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No. 538
Elias Parish Alvars
Greek and Roman Myths
Heracles at the Crossroads
The gods had given Heracles every grace of body and mind, but there was one thing he must do for himself: choose how to use them.

HERACLES’S stepfather Amphitryon trained his boy in all the warlike arts, and did not forget music and letters.

But knowledge does not always confer wisdom, and after Heracles, blinded by rage, had killed his over-critical music tutor with a single blow, he took himself deep into the forest to think.

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No. 539
George Frideric Handel
Greek and Roman Myths
Perseus and Andromeda
Wielding the Gorgon’s head, Perseus saves a beautiful maiden from a ravening sea-monster.

AS Perseus passed by the Libyan coast, he heard a pitiable cry. It came from a lovely young woman, chained by hands and feet to a rock, who told him that she was the Princess Andromeda, and that her mother Cassiopeia had angered Poseidon by comparing the beautiful Nereids, the spirits of the waves, unfavourably with her.

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No. 540
Polywords (182)
Make as many words as you can from the letters of a nine-letter word.
Latest: Path
Added on Monday December 11th, 2017
Doublets (34)
Turn one word into another, changing just one letter each time.
Latest: Stardust
Quickwords (46)
A mini-crossword of everyday vocabulary and general knowledge.
Triplets (23)
Find one common letter that will turn three words into three new ones.
Latest: Triplet No. 23
Guess these words letter by letter – before the cats are gone!
See how ingenious you can be in combining three randomly chosen words in one sentence.
Compose sentences showing the difference in meaning, grammar or usage between these words.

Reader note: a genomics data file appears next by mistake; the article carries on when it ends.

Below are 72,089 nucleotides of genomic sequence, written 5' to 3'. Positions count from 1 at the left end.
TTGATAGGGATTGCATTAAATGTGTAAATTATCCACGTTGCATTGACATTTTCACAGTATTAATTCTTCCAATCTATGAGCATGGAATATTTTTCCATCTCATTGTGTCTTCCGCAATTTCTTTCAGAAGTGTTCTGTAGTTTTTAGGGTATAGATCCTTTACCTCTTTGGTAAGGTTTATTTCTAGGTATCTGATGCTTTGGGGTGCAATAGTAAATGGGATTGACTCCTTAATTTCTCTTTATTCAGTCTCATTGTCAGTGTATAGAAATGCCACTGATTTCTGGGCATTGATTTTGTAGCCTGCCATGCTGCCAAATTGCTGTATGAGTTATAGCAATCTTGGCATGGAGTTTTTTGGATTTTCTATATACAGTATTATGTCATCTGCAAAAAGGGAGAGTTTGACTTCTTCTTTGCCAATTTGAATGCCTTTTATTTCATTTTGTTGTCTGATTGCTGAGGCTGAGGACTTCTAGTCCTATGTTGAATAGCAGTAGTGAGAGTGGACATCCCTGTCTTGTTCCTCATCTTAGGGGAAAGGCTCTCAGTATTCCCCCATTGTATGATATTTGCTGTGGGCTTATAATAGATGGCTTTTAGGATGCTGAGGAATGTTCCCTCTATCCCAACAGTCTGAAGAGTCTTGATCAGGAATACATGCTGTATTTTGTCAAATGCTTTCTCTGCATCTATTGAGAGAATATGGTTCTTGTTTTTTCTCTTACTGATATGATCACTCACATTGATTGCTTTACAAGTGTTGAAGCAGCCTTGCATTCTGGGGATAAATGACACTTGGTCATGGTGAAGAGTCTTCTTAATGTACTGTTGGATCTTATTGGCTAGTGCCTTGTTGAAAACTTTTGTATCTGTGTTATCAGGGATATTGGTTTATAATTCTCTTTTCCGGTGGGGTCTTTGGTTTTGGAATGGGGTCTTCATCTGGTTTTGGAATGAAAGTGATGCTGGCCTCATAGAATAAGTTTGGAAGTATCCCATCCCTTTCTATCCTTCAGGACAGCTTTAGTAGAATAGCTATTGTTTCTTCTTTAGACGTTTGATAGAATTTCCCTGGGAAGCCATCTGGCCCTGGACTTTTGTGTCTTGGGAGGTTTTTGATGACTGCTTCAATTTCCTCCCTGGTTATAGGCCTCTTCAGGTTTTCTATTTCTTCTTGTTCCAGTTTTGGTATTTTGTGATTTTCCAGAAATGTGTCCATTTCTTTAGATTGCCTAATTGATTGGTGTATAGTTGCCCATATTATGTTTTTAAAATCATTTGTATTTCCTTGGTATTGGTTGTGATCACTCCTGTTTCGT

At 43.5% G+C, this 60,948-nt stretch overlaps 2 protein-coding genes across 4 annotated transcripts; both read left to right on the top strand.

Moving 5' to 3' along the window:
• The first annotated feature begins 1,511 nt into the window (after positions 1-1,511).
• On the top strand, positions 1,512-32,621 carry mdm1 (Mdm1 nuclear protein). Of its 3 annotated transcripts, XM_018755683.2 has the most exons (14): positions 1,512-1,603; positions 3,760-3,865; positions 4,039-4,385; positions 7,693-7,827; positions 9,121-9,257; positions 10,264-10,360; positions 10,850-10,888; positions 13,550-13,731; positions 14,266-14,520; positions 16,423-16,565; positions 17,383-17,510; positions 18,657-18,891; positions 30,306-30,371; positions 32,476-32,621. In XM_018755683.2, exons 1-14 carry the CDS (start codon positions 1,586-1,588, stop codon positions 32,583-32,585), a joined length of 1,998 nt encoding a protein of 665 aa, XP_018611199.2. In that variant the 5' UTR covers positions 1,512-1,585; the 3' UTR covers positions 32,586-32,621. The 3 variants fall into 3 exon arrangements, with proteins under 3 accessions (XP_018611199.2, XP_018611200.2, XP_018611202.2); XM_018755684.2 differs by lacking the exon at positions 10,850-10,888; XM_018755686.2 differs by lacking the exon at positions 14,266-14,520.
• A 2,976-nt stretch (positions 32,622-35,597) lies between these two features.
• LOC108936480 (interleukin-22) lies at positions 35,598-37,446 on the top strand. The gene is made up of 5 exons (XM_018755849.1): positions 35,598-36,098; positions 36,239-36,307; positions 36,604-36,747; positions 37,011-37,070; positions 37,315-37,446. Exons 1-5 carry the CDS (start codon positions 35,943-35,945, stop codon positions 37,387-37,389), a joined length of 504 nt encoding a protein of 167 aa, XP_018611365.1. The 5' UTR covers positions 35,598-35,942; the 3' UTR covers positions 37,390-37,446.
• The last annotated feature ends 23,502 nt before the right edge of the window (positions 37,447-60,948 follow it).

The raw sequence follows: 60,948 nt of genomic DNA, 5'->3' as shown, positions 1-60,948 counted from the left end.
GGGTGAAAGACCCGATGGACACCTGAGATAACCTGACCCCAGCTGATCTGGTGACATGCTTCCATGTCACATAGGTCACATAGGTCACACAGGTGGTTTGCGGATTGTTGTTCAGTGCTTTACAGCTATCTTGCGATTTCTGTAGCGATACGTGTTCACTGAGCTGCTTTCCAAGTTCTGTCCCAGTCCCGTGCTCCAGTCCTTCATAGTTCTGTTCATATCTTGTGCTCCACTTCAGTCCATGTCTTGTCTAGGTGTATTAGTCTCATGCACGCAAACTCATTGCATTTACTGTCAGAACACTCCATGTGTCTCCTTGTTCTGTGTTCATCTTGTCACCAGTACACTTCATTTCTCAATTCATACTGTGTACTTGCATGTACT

Practise your basic arithmetic, from multiplation tables to percentages.
Latest: Target Number
Take command of English grammar and composition with these traditional exercises.
Latest: Letters Game
A word search game with a dash of strategy.
Today in History
1878 The death of Alfred Bird, Birmingham pharmacist and confectioner
From our Archive
Timothy Hackworth (1786-1850) turned steam locomotives into a reliable commercial success.
By William Ewart Gladstone
(1808-1898)
William Gladstone warns voters not to leave foreign policy in the hands of interventionist politicians.
It lasted barely forty minutes, but it brought slavery to an end in the little island territory.
By Samuel Johnson
(1709-1784)
The great Dr Johnson argues that you catch more flies with honey than with vinegar.
By Samuel Smiles
(1812-1904)
Great inventions come from those who notice what they see.

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Polyword ‘Time’
Make as many words as you can with the letters below. All your words must be at least four letters long, and must also include the highlighted letter. What’s the nine-letter word?

SEE how many words you can make using the letters below. All your words must be at least 4 letters long, and must include the letter (change).

We found commonly used words, plus one 9-letter word. Can you do better?

Use each letter only once. But if there are e.g. two As, you can used them both.

Don’t count proper nouns such as April, Zeus, or Newcastle (pretty much anything that has to be spelled with a capital letter at the start), or acronyms like HMRC.

Don’t just add -S for plurals or third person singular verbs, e.g. CAT → CATS or SPEAK → SPEAKS.

More Word Games
A word search game with a dash of strategy.
Guess these words letter by letter – before the cats are gone!
Do you know ‘cup’ (6 letters), and ‘unit of resistance’ (3 letters)?
Changing one letter at a time, see if you can start with CHIP and finish with PUTT.
Find the magic letter that can change three words into three different ones.